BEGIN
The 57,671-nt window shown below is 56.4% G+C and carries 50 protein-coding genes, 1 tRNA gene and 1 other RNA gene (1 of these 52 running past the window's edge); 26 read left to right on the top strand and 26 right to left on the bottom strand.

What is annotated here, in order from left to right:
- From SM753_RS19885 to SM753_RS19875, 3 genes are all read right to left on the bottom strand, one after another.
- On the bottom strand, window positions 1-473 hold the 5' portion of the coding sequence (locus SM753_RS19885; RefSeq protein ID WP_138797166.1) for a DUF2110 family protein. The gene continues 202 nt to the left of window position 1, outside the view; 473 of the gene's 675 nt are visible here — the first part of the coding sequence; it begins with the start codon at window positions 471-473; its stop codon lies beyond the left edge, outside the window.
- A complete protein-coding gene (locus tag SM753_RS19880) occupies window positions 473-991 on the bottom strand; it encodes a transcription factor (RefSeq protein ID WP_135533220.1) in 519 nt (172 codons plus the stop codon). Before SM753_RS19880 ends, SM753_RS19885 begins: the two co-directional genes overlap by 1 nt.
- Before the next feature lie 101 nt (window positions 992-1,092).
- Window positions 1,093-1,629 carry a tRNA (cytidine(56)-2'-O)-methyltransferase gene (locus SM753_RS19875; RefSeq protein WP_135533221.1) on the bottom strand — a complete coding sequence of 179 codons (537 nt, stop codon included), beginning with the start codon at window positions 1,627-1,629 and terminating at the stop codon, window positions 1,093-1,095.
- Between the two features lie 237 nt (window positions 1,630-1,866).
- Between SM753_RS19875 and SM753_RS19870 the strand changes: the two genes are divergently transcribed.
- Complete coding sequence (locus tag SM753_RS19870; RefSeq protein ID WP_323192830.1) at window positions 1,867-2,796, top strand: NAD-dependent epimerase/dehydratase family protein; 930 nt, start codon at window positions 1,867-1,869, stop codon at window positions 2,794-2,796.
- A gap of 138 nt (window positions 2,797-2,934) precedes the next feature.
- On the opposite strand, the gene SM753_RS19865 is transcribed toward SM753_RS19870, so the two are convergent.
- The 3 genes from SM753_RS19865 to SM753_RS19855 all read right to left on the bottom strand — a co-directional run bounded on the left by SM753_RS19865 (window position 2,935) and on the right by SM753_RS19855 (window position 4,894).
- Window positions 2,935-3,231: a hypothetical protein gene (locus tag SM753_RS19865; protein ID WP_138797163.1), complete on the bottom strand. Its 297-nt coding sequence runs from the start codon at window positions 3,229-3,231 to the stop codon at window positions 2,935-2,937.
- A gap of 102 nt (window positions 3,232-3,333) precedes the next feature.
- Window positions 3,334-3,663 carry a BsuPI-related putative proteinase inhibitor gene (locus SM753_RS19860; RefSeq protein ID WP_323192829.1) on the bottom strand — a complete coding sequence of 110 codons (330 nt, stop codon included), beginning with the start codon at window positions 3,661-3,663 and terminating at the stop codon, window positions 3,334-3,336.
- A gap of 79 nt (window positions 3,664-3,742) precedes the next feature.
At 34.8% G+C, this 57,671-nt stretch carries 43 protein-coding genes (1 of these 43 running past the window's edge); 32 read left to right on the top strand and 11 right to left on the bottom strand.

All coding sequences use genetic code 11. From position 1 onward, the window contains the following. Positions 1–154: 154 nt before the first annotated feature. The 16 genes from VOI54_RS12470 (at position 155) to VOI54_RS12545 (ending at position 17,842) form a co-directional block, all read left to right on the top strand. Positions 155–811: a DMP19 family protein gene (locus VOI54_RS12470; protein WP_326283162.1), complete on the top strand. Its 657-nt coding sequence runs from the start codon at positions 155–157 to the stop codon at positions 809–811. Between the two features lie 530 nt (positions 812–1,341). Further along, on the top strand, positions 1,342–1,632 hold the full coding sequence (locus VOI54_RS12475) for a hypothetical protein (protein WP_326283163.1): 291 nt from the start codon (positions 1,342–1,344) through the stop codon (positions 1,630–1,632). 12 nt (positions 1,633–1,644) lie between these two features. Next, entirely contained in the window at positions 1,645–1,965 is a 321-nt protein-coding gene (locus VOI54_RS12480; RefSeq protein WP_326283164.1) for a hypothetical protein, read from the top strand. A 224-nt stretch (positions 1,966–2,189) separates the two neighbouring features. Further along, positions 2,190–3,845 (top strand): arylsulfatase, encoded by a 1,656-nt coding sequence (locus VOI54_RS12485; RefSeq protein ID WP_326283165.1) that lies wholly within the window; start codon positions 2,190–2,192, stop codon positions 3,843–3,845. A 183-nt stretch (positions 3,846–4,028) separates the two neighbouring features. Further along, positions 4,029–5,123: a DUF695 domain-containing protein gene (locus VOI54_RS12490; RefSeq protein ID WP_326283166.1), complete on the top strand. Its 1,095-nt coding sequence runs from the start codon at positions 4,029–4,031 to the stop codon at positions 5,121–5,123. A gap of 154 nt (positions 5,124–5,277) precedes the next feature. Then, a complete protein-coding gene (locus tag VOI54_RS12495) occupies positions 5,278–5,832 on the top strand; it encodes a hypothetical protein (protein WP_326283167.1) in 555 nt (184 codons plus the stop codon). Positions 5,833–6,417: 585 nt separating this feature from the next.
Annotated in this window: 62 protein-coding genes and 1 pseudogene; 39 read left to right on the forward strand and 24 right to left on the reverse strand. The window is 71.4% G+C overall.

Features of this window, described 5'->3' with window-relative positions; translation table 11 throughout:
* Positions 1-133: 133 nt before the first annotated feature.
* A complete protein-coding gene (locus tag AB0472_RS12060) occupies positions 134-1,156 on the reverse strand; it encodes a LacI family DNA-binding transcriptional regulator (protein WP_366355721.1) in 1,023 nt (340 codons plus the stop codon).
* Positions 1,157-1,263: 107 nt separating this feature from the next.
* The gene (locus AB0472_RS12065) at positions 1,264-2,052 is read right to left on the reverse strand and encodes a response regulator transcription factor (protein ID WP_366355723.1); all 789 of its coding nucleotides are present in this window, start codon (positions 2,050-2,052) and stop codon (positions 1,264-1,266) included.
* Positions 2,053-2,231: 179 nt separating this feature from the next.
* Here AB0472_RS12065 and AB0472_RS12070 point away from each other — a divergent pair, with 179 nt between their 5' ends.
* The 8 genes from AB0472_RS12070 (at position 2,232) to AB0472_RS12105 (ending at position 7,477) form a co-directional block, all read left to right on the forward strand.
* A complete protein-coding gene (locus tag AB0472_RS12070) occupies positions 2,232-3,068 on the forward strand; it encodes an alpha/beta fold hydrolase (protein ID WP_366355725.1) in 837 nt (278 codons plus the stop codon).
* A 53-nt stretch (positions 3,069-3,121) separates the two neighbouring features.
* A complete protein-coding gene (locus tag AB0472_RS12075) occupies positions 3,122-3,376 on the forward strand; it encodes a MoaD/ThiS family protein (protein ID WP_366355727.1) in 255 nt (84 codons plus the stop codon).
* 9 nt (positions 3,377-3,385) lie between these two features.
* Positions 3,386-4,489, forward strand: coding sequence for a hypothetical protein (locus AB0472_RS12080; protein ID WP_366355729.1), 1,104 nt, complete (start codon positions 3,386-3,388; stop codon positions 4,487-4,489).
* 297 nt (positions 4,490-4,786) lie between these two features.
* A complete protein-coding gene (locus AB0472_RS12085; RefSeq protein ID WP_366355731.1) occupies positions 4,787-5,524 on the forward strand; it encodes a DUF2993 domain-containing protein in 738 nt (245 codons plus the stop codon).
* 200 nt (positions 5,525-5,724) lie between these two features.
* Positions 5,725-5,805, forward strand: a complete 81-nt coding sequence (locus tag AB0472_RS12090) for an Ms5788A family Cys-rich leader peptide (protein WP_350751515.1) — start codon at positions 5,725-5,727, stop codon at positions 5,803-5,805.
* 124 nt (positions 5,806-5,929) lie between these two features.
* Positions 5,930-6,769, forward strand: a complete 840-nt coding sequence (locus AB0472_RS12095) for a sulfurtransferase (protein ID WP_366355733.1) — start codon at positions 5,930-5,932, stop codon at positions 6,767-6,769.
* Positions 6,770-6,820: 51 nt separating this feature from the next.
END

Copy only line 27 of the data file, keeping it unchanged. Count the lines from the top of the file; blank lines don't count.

* Here AB0472_RS12065 and AB0472_RS12070 point away from each other — a divergent pair, with 179 nt between their 5' ends.